Helm was an outspoken critic of the Lincoln Administration. Due to his public criticism of Lincoln, his son’s rank of General in the Confederate Army and his son-in-law’s position as Representative from Kentucky in the Confederate Congress, John Helm was vilified as a southern sympathizer and rebel. In September 1862, Colonel Knox arrested Helm near his home in Elizabeth Town. Only because he was seen being transferred to the military prison in Louisville by the then governor James Robinson, was he released and allowed to return to his home. The Union forces harassed the Helms throughout the war by destroying crops, outright theft of their property and inciting their servants to abandon their duties. With his livelihood destroyed, Helm was force to borrow money just to care for his family. When his son, Benjamin, was killed at the Battle of Chickamauga on September 20, 1863, the news came as the crowning sorrow for his father. Those close to John thought that he had gone insane. Combatants United States of America Confederate States of America Commanders William S. Rosecrans George H. Thomas Braxton Bragg James Longstreet Strength Army of the Cumberland (56,965) Army of Tennessee (66,000) Casualties 1,657 killed, 9,756 wounded, 4,757 captured/missing 2,312 killed, 14,674 wounded, 1...


When the war ended, Helm returned to the Kentucky Senate and served on the Committee for Federal Relations. He fought ardently for an end to sanctions imposed on former confederates and to improve the condition of the former slaves. In February 1867, he was nominated for Governor on the Democratic ticket. He campaigned vigorously from one end of the state to the other and in August, was elected Governor by a margin of more than 3-to-1 over the nearest opponent. Through Helm’s efforts, nearly every seat of both houses of the legislature, as well as many local positions, were also filled with candidates of his party. However, the campaign had left him weak and exhausted. He returned to his beloved Helm Place in late August 1867. Due to his illness, Lucinda requested that the inauguration be moved to Elizabeth Town rather than Frankfort. On September 3, 1867, Judge Charles J. Wintersmith administered the oath of office at Helm Place and John L. Helm became the 24th governor of the Commonwealth and the only Kentucky governor ever inaugurated outside of Frankfort. Sadly, just five days later, Helm succumbed to his illness and died. He was buried in the Helm family cemetery on September 11, 1867.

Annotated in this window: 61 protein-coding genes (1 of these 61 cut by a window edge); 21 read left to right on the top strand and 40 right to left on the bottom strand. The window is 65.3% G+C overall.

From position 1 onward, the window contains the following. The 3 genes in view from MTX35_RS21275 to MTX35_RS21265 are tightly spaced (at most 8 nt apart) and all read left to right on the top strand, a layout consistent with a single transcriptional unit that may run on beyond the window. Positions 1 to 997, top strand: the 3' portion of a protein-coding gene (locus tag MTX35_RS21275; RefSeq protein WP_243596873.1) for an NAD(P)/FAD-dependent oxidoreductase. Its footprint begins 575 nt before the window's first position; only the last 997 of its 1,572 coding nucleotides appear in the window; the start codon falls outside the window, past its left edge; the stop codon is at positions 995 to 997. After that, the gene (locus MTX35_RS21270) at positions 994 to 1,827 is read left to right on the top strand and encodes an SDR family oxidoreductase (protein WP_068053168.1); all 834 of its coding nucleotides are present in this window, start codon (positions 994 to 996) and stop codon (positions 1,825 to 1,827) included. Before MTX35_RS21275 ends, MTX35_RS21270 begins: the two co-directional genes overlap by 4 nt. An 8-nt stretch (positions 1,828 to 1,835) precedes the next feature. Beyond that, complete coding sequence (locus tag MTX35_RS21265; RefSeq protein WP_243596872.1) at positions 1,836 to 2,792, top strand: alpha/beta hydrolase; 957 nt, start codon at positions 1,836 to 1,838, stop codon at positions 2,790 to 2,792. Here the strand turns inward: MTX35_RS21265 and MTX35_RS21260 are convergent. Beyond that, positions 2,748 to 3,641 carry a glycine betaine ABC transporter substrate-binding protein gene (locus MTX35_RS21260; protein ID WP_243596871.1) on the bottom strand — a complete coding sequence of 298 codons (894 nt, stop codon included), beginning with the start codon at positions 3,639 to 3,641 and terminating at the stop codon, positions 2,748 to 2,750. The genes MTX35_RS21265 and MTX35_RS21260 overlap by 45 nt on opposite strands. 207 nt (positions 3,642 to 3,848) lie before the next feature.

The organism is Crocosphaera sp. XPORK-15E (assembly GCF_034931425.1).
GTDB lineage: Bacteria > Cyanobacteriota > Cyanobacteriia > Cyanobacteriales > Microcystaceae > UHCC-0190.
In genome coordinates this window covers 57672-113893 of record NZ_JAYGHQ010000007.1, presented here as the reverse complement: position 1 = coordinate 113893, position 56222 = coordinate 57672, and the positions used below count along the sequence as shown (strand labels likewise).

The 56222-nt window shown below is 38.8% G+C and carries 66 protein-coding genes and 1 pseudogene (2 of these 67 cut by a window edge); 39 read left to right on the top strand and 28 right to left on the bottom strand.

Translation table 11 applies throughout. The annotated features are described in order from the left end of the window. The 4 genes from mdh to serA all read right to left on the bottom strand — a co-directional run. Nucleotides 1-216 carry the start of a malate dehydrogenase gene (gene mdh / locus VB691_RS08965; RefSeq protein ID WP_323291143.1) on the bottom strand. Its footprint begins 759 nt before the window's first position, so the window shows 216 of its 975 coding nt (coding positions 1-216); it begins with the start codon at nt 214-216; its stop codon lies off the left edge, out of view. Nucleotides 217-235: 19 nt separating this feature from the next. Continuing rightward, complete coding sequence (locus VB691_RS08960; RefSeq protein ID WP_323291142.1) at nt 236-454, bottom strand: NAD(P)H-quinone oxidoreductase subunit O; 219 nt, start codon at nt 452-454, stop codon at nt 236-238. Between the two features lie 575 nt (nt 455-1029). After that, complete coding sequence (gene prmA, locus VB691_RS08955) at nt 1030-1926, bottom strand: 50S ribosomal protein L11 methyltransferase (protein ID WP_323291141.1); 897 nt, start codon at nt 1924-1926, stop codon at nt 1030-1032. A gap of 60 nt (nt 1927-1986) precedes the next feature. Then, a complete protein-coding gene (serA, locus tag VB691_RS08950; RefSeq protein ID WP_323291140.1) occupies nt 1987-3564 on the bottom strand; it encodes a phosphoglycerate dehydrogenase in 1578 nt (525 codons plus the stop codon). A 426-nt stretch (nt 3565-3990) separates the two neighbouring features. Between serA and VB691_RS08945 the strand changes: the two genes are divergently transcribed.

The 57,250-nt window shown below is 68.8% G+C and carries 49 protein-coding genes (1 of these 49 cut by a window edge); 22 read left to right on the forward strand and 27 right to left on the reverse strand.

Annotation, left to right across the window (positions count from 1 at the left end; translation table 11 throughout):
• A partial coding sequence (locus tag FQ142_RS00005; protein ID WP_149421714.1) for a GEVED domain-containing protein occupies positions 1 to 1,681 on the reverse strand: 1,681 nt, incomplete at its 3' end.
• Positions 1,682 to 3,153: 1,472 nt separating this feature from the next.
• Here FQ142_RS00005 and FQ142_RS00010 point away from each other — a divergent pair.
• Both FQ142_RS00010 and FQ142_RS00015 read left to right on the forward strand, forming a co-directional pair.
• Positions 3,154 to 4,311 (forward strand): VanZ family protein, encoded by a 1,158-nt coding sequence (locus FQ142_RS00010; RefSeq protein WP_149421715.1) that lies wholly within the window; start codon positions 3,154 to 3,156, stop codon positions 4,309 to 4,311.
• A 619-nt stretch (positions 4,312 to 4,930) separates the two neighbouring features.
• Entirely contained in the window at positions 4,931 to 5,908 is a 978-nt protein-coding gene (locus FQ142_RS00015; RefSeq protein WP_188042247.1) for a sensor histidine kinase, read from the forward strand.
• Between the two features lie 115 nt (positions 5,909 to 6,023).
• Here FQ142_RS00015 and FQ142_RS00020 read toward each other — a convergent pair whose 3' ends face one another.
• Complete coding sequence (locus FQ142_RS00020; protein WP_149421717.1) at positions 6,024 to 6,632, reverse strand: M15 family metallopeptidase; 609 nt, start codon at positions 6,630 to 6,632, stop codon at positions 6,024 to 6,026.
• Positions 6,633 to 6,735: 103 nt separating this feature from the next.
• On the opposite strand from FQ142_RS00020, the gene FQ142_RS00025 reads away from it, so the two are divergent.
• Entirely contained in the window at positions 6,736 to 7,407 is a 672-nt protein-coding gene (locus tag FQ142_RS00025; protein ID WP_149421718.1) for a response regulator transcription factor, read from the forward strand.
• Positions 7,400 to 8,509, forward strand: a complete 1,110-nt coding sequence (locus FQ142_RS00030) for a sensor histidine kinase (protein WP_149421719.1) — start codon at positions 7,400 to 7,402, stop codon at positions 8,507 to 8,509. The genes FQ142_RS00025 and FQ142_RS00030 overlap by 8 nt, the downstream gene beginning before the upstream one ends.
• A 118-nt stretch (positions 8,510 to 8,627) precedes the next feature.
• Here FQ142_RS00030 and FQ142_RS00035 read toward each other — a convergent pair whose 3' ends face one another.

Lucinda continued living at Helm Place, with several of their children, until her death on Christmas Day, December 25, 1885. She was laid to rest next to her husband in the family cemetery. When the last of their children, Mary Helm, died in 1913, the Helm mansion was sold. Today, it still stands as a marker and silent tribute to the accomplishments this remarkable Kentucky son.

Preceded by:
John J. Crittenden
Governor of Kentucky
1850 - 1851
Succeeded by:
Lazarus W. Powell
Preceded by:
Thomas E. Bramlette
Governor of Kentucky
1867
Succeeded by:
John W. Stevenson
Governors of Kentucky Kentucky State Flag
ShelbyGarrardGreenupScottShelbyMadisonSlaughterAdair • Desha • MetcalfeJ. BreathittJ. Morehead • Clark • Wickliffe • Letcher • OwsleyCrittendenHelmPowell • C. Morehead • Magoffin • Robinson • Bramlette • HelmStevensonLeslieMcCrearyBlackburnKnottBuckner • Brown • Bradley • Taylor • GoebelBeckham • Willson • McCrearyStanley • Black • Morrow • Fields • Sampson • LaffoonChandlerJohnsonWillisClementsWetherbyChandlerCombsE. BreathittNunnFordCarrollBrown Jr.CollinsWilkinsonJonesPattonFletcher